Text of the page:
A father and his daughters may not be able to return home . . . but they can celebrate stories of their homeland!
As bedtime approaches, three young girls eagerly await the return of their father who tells them stories of a faraway homeland-Palestine. Through their father's memories, the Old City of Jerusalem comes to life: the sounds of street vendors beating rhythms with brass coffee cups, the smell of argileh drifting through windows, and the sight of doves flapping their wings toward home. These daughters of the diaspora feel love for a place they have never been, a place they cannot go. But, astheir father's story comes to an end, they know that through his memories they will always return.
A Palestinian family celebrates the stories of their homeland in this moving autobiographical picture book debut by Hannah Moushabeck. With heartfelt illustrations by Reem Madooh, this story is a love letter to home, to family, and to the persisting hope of people that transcends borders.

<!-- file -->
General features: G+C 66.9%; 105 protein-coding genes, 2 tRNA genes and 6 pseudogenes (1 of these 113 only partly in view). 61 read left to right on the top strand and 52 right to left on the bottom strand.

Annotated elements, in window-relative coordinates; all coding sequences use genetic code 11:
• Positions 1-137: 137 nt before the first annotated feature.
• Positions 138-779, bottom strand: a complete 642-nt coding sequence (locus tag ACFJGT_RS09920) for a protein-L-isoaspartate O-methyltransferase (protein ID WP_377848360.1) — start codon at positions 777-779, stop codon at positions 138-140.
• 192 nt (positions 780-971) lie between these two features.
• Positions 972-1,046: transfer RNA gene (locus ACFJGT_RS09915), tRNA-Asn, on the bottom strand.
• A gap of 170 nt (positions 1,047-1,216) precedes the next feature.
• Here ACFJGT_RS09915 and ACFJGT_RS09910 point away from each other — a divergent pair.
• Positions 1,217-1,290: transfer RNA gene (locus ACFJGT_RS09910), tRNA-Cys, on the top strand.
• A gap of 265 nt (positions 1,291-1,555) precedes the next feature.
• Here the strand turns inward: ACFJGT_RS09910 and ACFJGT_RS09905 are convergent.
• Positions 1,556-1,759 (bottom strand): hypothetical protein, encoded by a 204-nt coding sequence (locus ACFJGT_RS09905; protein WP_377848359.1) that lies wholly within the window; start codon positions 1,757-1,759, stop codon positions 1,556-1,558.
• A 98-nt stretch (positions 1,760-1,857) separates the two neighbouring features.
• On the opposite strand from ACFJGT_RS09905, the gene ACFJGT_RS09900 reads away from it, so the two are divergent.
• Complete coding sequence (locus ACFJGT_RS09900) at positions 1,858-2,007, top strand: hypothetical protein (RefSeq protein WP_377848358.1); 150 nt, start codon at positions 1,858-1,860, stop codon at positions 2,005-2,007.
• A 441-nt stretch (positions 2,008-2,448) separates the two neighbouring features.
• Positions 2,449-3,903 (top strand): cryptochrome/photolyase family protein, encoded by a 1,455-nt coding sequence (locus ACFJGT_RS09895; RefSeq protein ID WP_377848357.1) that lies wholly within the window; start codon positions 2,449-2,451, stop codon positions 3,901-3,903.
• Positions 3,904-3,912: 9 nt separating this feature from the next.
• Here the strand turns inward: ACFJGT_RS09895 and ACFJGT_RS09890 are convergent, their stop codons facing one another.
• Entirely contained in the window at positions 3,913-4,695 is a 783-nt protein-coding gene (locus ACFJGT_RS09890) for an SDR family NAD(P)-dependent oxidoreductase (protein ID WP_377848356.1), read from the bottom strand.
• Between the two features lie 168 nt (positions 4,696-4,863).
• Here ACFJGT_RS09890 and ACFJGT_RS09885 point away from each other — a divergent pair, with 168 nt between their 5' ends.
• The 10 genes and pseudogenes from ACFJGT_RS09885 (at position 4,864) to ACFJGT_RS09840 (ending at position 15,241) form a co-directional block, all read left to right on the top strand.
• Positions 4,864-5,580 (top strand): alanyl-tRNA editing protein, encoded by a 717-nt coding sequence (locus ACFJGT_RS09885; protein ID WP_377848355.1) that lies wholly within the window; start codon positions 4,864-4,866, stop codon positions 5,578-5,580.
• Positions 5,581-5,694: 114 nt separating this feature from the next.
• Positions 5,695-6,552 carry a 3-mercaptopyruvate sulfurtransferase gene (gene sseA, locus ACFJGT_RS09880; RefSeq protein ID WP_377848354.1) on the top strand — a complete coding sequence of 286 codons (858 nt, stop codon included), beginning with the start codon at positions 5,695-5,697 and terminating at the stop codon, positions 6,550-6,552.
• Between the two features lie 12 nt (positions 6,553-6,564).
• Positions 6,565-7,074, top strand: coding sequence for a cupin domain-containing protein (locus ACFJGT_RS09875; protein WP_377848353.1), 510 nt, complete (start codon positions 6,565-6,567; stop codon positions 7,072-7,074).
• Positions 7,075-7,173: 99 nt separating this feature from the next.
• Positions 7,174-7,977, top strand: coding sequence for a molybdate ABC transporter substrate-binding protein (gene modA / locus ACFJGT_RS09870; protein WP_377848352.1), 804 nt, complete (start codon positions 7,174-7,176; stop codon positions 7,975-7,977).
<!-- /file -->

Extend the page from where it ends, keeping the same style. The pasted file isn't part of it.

UNIVERSAL MESSAGE: There are so many people who long to return to their homelands but are unable to. This story will resonate with immigrant families and refugees of all ethnicities and origins, as well as anyone who yearns for home.
UNDERREPRESENTED NARRATIVE: There are nearly 4 million Arab Americans living in the United States,
but still very few picture books that address the Arab experience.
INTERGENERATIONAL ENGAGEMENT: This sweet father-daughter story celebrates the bedtime ritual of storytelling, promoting intergenerational sharing and modeling learning about family trees and family histories. A perfect read-aloud for Father's Day!
• Anyone looking for books about Palestine or with Palestinian narratives
• Readers seeking kids' culture books, immigrant or refugee stories, or diverse picture books
• Father's Day gift giving to dads, grandparents, uncles, and friends with a heartfelt connection to their homelands
• Readers with a passion for memoirs and stories that illustrate the immigrant experience
“[A] quietly moving intergenerational reminiscence…” — Publishers Weekly
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